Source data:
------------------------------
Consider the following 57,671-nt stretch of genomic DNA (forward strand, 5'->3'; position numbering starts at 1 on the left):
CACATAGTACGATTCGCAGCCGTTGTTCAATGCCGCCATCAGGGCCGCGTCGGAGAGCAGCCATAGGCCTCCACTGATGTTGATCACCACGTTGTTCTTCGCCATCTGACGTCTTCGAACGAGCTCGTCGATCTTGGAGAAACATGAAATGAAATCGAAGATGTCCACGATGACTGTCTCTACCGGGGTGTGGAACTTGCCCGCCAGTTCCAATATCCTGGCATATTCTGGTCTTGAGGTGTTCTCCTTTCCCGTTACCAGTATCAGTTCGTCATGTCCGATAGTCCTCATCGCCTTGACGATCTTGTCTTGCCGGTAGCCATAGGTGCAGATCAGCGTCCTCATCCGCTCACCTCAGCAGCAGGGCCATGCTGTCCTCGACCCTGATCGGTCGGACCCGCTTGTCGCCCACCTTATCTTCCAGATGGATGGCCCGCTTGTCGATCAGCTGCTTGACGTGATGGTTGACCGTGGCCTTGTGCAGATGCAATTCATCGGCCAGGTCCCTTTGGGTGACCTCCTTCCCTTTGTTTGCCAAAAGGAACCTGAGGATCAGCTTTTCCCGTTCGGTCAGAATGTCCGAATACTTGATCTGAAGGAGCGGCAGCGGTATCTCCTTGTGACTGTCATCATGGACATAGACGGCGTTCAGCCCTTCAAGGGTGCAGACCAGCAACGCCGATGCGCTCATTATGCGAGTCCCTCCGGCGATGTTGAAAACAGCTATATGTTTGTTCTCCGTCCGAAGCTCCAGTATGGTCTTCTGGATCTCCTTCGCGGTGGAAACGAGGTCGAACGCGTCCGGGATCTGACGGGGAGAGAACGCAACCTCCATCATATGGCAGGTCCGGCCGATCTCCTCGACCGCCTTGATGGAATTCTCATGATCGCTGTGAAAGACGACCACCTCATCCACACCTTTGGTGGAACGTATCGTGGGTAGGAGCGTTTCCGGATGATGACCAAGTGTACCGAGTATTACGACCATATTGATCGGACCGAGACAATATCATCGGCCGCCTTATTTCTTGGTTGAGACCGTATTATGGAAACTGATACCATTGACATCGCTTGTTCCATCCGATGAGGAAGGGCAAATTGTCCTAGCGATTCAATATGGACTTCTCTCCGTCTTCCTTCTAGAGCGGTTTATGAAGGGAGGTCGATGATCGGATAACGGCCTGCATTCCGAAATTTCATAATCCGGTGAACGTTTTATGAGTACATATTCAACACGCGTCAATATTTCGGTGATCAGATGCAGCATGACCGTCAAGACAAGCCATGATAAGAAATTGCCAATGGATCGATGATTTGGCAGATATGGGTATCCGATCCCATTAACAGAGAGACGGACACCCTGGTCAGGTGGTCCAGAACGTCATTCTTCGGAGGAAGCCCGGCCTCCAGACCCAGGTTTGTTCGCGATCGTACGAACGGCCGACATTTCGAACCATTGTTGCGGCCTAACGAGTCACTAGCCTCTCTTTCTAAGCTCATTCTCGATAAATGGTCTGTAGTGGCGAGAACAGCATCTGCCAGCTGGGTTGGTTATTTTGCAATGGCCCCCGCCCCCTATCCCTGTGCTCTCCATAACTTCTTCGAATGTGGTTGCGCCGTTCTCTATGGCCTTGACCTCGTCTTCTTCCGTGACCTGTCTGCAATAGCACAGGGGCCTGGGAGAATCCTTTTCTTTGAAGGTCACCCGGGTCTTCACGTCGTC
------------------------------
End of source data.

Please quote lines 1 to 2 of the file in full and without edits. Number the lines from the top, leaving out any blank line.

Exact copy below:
Consider the following 57,671-nt stretch of genomic DNA (forward strand, 5'->3'; position numbering starts at 1 on the left):
CACATAGTACGATTCGCAGCCGTTGTTCAATGCCGCCATCAGGGCCGCGTCGGAGAGCAGCCATAGGCCTCCACTGATGTTGATCACCACGTTGTTCTTCGCCATCTGACGTCTTCGAACGAGCTCGTCGATCTTGGAGAAACATGAAATGAAATCGAAGATGTCCACGATGACTGTCTCTACCGGGGTGTGGAACTTGCCCGCCAGTTCCAATATCCTGGCATATTCTGGTCTTGAGGTGTTCTCCTTTCCCGTTACCAGTATCAGTTCGTCATGTCCGATAGTCCTCATCGCCTTGACGATCTTGTCTTGCCGGTAGCCATAGGTGCAGATCAGCGTCCTCATCCGCTCACCTCAGCAGCAGGGCCATGCTGTCCTCGACCCTGATCGGTCGGACCCGCTTGTCGCCCACCTTATCTTCCAGATGGATGGCCCGCTTGTCGATCAGCTGCTTGACGTGATGGTTGACCGTGGCCTTGTGCAGATGCAATTCATCGGCCAGGTCCCTTTGGGTGACCTCCTTCCCTTTGTTTGCCAAAAGGAACCTGAGGATCAGCTTTTCCCGTTCGGTCAGAATGTCCGAATACTTGATCTGAAGGAGCGGCAGCGGTATCTCCTTGTGACTGTCATCATGGACATAGACGGCGTTCAGCCCTTCAAGGGTGCAGACCAGCAACGCCGATGCGCTCATTATGCGAGTCCCTCCGGCGATGTTGAAAACAGCTATATGTTTGTTCTCCGTCCGAAGCTCCAGTATGGTCTTCTGGATCTCCTTCGCGGTGGAAACGAGGTCGAACGCGTCCGGGATCTGACGGGGAGAGAACGCAACCTCCATCATATGGCAGGTCCGGCCGATCTCCTCGACCGCCTTGATGGAATTCTCATGATCGCTGTGAAAGACGACCACCTCATCCACACCTTTGGTGGAACGTATCGTGGGTAGGAGCGTTTCCGGATGATGACCAAGTGTACCGAGTATTACGACCATATTGATCGGACCGAGACAATATCATCGGCCGCCTTATTTCTTGGTTGAGACCGTATTATGGAAACTGATACCATTGACATCGCTTGTTCCATCCGATGAGGAAGGGCAAATTGTCCTAGCGATTCAATATGGACTTCTCTCCGTCTTCCTTCTAGAGCGGTTTATGAAGGGAGGTCGATGATCGGATAACGGCCTGCATTCCGAAATTTCATAATCCGGTGAACGTTTTATGAGTACATATTCAACACGCGTCAATATTTCGGTGATCAGATGCAGCATGACCGTCAAGACAAGCCATGATAAGAAATTGCCAATGGATCGATGATTTGGCAGATATGGGTATCCGATCCCATTAACAGAGAGACGGACACCCTGGTCAGGTGGTCCAGAACGTCATTCTTCGGAGGAAGCCCGGCCTCCAGACCCAGGTTTGTTCGCGATCGTACGAACGGCCGACATTTCGAACCATTGTTGCGGCCTAACGAGTCACTAGCCTCTCTTTCTAAGCTCATTCTCGATAAATGGTCTGTAGTGGCGAGAACAGCATCTGCCAGCTGGGTTGGTTATTTTGCAATGGCCCCCGCCCCCTATCCCTGTGCTCTCCATAACTTCTTCGAATGTGGTTGCGCCGTTCTCTATGGCCTTGACCTCGTCTTCTTCCGTGACCTGTCTGCAATAGCACAGGGGCCTGGGAGAATCCTTTTCTTTGAAGGTCACCCGGGTCTTCACGTCGTC